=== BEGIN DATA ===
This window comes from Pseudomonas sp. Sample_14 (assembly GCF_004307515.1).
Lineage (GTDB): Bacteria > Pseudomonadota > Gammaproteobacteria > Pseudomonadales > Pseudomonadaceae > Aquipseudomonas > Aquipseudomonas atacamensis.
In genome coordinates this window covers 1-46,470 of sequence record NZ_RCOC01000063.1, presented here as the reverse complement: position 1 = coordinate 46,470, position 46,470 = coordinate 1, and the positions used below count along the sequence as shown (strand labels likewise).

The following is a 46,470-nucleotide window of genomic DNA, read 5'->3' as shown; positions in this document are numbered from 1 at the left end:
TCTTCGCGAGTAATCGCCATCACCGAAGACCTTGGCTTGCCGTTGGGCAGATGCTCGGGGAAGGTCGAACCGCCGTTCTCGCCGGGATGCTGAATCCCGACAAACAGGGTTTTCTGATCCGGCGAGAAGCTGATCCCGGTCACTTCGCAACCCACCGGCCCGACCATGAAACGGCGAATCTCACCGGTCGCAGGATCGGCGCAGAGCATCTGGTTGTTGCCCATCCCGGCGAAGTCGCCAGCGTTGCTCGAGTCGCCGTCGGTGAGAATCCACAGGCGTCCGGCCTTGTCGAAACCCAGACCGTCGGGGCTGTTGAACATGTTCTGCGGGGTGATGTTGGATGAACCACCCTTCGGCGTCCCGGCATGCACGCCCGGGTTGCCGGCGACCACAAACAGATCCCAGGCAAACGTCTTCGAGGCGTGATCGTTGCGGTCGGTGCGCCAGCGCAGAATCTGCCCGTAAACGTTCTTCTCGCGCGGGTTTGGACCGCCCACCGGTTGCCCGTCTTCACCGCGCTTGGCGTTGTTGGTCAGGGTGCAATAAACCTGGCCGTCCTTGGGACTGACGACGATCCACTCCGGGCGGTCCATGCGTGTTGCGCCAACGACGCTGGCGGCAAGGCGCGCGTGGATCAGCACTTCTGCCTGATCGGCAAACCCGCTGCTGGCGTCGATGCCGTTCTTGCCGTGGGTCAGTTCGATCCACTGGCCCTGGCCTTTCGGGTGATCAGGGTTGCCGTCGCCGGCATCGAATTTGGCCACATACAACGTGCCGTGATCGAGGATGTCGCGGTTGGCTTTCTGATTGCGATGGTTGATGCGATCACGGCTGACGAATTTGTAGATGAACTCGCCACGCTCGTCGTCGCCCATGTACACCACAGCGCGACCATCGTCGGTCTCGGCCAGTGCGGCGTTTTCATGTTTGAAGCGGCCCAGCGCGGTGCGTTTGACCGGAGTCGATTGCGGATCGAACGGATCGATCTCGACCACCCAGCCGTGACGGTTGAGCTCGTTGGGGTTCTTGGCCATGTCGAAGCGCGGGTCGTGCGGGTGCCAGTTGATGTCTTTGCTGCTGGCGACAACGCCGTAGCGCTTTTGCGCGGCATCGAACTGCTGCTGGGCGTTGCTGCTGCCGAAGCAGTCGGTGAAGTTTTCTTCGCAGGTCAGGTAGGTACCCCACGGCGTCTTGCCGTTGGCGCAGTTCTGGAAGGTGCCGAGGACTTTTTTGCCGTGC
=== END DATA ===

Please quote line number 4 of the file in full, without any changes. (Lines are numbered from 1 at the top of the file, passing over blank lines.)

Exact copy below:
The following is a 46,470-nucleotide window of genomic DNA, read 5'->3' as shown; positions in this document are numbered from 1 at the left end: